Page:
On Monday, December 28, a court hearing will be held for the Saudi activist Loujain Al-Hathloul and it is likely that verdict will be announced then. Al-Hathloul has been tried for more than a year and a half in a trial that lacked transparency and standards of fair trials.
Loujain Al-Hathloul appearance
Al-Hathloul appeared before a judge for the first time in March 2019, a year after her arrest. She was arrested in May 2018 during an arrest campaign against dozens of activists and defenders of women’s rights with the orders of Crown Prince Mohamed bin Salman.
Those arrested were subjected to violations, including enforced disappearance, torture, and forced confessions, in addition to being denied the right to appoint a lawyer or communicate with their families for long periods.
Al-Hathloul is at the risk of receiving a harsh sentence up to twenty years in prison, given the Public Prosecution’s continuous demands to increase her punishment after accusing her of communicating with foreign bodies and working to destabilize the security and stability of the country.
This session comes less than a week after the Saudi Criminal Court rejected Al-Hathloul’s accusations that she was subjected to torture at the hands of the security services, claiming that there is no evidence on her torture be it medical reports or videos on surveillance cameras. This excuse cannot be accepted since the authorities in this case are the opponent and it would not convict itself.
The court’s rejection of Al-Hathloul’s lawsuit raises several concerns on the verdict that will be announced soon, given that her trial was full of legal and human rights violations. Al-Hathloul was not allowed to appoint a lawyer or choose her defense committee. Her interrogations took place without the presence of a lawyer, strict secrecy were imposed on the progress of the investigations, and a one-sided account by the regime was being published without any neutral party being able to investigate the matter and find out the truth.
According to Al-Hathloul’s family, the court showed Loujain and her father a “confidential report on her torture in which the Public Prosecution rejected the torture accusations brought by Loujain, claiming that prison cameras do not store pictures for more than 40 days”. The court should have rejected this excuse instead of rejecting the case and should have also demand the security services to logically refute Loujain’s accusation as she was tortured two years ago.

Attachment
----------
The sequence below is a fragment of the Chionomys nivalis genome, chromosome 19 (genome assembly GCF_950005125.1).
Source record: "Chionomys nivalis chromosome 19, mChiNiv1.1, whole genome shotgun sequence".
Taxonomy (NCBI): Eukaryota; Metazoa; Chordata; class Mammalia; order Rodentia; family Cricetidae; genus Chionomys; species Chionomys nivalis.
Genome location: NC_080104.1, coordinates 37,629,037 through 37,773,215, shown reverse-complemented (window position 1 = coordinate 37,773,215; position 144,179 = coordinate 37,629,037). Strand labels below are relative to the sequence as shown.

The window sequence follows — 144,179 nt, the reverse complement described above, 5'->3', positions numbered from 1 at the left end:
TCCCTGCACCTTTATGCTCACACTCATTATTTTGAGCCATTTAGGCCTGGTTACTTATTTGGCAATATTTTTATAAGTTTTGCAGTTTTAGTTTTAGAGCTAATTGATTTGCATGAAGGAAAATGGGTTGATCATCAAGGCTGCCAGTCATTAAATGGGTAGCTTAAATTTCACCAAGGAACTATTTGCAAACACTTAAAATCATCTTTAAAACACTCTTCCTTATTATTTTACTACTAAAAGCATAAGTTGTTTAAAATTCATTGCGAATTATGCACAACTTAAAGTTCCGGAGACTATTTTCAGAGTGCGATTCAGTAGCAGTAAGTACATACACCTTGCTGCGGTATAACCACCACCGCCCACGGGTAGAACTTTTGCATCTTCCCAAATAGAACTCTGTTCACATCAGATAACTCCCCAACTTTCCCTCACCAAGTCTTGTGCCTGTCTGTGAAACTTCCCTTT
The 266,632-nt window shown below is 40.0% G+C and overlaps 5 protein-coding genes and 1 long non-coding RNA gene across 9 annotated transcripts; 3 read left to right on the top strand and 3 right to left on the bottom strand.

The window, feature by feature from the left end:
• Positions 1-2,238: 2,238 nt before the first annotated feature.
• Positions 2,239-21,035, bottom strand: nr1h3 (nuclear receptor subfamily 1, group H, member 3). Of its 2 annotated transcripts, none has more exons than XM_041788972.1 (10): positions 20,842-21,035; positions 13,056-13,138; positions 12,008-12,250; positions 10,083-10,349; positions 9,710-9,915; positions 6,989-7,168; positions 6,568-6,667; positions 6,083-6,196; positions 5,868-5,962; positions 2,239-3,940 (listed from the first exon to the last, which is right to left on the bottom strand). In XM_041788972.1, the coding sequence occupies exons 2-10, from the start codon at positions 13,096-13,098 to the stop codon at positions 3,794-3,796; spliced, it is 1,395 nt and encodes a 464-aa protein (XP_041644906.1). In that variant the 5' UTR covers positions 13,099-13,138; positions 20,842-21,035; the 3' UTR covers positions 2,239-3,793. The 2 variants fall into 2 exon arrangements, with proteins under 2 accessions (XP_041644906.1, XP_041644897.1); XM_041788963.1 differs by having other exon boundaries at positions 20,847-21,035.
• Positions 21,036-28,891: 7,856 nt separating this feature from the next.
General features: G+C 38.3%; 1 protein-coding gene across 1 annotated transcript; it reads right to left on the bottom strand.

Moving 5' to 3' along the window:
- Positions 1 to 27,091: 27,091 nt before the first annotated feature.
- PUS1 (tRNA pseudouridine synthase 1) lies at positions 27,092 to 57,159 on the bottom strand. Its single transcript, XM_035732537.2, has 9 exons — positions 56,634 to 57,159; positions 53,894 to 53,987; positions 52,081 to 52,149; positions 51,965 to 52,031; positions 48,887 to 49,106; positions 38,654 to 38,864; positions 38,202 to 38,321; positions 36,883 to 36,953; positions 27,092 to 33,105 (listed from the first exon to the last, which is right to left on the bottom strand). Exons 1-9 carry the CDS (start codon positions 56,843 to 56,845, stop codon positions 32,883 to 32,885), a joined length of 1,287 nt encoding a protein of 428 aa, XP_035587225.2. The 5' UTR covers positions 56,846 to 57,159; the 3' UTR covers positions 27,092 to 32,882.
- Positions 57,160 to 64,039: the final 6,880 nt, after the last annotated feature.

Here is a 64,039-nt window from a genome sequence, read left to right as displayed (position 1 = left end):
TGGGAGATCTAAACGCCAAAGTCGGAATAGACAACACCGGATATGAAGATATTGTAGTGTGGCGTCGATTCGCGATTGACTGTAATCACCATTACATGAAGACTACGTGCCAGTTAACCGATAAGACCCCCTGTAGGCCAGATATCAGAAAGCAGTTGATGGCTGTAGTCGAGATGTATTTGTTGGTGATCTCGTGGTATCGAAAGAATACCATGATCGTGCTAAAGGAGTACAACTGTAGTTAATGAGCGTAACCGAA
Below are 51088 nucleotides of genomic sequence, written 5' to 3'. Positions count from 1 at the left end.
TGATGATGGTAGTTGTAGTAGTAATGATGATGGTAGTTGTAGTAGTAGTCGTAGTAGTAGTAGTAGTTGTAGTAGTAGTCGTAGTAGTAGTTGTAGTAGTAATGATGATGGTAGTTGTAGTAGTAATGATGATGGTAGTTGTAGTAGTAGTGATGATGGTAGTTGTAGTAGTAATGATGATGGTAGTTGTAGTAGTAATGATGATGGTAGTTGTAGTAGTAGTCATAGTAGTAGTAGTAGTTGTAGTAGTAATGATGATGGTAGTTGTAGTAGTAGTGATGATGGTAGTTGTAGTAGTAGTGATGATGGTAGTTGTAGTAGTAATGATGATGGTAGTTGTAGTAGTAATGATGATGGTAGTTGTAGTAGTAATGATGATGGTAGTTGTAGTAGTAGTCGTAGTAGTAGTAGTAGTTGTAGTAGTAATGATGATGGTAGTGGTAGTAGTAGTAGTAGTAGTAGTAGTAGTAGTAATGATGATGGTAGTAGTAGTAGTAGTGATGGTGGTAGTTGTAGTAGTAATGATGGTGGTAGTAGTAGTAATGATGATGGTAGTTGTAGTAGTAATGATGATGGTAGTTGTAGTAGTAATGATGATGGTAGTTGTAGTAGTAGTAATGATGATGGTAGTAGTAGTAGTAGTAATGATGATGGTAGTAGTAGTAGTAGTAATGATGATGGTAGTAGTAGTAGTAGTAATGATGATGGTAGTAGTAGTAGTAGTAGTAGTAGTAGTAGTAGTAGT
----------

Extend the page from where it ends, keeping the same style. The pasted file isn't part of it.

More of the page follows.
The charges against Al-Hathloul are vague charges usually used by authoritarian regimes to justify pursuing activists, dissidents and thinkers.
Loujain was charged with communicating with foreign journalists and applying for a job in the United Nations, all of which are not actions outside the law. The UN is officially recognized by the Saudi authorities, which applied for a seat at the Human Rights Council and was rejected for its record of human rights violations and including its repressive practices against Loujain.
Neither the Public Prosecution nor the security services provided single evidence of the damage Al-Hathloul inflicted on the country. On the contrary, Loujain was known for her activism and in the field of defending women’s rights and demanding the introduction of a number of reforms to the laws on women, especially on allowing women to drive and reducing male guardianship over women.
Ironically, bin Salman himself issued decisions to lift the ban on women driving cars, and granted women many freedoms which reduced men’s guardianship on women! The only explanation for such move is that the Saudi regime refuses to credit any reforms to anyone but it.
“Together for Justice” calls on the international community and the concerned bodies to take urgent action to save Al-Hathloul from receiving an unjust verdict issued by a politicized entity known for being unjust and for issuing retaliatory verdicts to please the regime.
The organisation also calls on the free people in the world and international bodies which believe in the innocence of Loujain to demand her release and all other prisoners of conscience in Saudi Arabia, and to pressure their governments to stop dealing with the Saudi regime until the human rights situation there improve.